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The Lost Fleet: Beyond the Frontier - Guardian (book 3)
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9 of 9 people found the following review helpful
TOP 500 REVIEWERon 19 May 2013
I mostly enjoyed reading this latest instalment of the Lost Fleet - Beyond the Frontier series, but not quite as much as most of the previous volumes. I largely had the same feeling I had with the previous volume and a sense of "déjà vu". The book "recycles" many of the features that have already been used in previous volumes, including the romance and bantering between admiral "Black Jack" Geary and his flag captain, the devious and unscrupulous "Syndicate" regime who seems to be crumbling forever, and the "almost-as-devious" politicians of the Alliance. Even one of the "new" characters, such as a young lieutenant with green hair, seems to be a recast of a previous character "killed off" in a previous volume.

Having mentioned this, the book also has some of the qualities of the previous volumes and a number of differences. For starters, there are no huge and desperate space battles pitting numerous enemies against Geary's veteran, worn and torn battle fleet. Instead, as the fleet struggles to return to Alliance space through the Syndicate Worlds, there are a series of smaller engagements as the latter spring one trap after another to destroy it, despite the peace treaty that supposedly ended the war against the two superpowers. These engagements are rather well thought out and well told, with these being perhaps one of the best parts of the book.

Another piece which is emphasized rather more than in previous volumes is the political upheaval in the Alliance as the "Lost Fleet" once again returns victorious from a mission it may not have been expected to survive. While the author, like many ex-members of armed forces from a number of countries that have recently been involved in wars, may (understandably) have little sympathy for self-interested "politicians", the way the squabbling senators are presented in the book felt like a caricature at times and did not entirely ring true. I was also rather confused (but perhaps was I meant to be?) and failed to identify the various factions that the senators was supposed to represent. I am still unsure as to what exactly each of them was supposed to stand for, apart from the personal rivalries that they seem to indulge in. My credulity was somewhat stretched to the limits by some sweeping generalizations, particularly when one particularly disenchanted senator "self-confesses" that they are all professional liars.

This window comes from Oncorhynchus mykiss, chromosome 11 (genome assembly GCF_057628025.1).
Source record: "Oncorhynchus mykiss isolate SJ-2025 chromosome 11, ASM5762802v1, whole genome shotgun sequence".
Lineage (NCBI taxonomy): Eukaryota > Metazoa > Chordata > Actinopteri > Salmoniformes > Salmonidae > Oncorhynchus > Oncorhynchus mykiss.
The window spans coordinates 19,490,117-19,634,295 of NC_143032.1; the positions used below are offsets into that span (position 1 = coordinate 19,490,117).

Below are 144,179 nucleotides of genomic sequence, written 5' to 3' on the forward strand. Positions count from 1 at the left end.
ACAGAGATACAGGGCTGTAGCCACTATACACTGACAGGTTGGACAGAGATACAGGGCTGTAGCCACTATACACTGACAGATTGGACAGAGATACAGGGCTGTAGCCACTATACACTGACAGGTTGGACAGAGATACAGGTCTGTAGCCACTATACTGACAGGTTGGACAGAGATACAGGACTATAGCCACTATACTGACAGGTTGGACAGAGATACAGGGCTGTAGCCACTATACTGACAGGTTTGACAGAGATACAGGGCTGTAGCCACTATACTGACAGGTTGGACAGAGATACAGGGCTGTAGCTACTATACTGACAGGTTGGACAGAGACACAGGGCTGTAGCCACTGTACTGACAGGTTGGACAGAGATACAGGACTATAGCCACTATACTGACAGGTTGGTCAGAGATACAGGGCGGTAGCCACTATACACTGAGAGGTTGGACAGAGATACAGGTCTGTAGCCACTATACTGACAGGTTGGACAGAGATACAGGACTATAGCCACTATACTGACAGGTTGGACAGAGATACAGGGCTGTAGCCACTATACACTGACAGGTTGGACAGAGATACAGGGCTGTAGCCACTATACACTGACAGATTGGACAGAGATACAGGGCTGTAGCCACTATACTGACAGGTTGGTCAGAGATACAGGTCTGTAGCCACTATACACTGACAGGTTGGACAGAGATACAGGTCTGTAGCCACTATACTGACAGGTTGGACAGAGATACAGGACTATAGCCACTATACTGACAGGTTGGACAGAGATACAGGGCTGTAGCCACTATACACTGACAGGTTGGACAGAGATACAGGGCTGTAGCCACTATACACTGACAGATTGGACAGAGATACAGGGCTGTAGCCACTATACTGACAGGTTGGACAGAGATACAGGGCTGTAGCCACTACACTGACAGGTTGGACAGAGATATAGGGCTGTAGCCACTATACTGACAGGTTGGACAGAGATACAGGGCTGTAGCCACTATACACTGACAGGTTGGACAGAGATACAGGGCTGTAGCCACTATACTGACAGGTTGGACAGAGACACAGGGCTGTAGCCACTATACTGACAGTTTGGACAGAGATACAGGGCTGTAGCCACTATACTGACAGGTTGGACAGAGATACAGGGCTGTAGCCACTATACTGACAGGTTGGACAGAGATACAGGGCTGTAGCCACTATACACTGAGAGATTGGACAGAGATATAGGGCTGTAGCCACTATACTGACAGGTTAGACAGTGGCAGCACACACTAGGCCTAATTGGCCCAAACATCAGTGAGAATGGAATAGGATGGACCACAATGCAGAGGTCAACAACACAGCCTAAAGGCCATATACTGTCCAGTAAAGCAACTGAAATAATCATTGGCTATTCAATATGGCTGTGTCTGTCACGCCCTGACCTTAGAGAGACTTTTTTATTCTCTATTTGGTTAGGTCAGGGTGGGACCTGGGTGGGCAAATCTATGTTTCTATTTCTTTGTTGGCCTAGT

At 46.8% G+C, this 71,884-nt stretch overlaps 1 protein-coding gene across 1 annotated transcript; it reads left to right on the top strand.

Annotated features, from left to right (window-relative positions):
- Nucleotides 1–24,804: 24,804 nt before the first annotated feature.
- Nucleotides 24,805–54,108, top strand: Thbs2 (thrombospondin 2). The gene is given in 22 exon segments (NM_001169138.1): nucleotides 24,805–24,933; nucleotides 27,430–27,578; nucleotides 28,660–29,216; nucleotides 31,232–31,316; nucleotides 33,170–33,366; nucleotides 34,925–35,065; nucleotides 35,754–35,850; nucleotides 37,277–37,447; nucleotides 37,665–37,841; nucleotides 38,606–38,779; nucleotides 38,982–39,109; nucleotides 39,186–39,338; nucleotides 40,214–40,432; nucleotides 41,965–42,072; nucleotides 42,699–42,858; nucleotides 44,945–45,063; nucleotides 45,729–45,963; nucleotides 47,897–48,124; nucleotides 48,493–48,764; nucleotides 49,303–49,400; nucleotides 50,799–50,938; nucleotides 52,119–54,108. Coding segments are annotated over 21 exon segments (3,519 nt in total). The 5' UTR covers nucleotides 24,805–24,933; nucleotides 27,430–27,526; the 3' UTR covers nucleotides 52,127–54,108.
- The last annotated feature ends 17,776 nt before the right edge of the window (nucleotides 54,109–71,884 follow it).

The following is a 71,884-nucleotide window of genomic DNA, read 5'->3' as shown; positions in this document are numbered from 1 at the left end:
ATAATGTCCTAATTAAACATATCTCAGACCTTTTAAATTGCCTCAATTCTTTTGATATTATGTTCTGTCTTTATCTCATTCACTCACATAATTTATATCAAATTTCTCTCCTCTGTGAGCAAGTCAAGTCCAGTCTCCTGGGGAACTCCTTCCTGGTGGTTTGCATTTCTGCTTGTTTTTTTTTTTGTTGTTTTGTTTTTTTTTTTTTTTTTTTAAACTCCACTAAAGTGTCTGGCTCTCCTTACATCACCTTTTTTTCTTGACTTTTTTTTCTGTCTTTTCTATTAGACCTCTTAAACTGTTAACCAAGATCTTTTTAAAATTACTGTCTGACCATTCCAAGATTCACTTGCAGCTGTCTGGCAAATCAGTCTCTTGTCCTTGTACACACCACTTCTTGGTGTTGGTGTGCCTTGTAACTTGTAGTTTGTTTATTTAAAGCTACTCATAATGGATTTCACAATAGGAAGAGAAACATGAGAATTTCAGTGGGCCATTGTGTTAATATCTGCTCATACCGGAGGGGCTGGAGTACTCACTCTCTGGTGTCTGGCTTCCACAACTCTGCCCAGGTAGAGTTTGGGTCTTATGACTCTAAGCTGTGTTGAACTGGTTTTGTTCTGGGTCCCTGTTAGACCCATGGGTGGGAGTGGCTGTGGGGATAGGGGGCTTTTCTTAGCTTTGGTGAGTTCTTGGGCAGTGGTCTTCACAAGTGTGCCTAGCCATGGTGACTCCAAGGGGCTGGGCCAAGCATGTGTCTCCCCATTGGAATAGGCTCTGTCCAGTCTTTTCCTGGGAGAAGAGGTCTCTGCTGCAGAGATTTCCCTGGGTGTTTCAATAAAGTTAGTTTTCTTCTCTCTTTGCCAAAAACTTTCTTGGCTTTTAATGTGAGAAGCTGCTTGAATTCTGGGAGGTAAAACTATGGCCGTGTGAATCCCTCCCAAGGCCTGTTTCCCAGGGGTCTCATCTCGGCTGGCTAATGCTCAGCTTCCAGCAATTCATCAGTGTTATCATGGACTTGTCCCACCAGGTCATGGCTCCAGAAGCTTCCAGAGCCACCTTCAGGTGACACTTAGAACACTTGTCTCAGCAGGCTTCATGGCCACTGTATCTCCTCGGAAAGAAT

While the author does make some effort, particularly at the beginning of the book, to fill in the reader with events that have taken place in previous volumes, a number of features - such as the decision of some of the Alliance's allies to pull out, or the importance of the "errand" given to Admiral Geary - are left unexplained (or unsufficiently explained).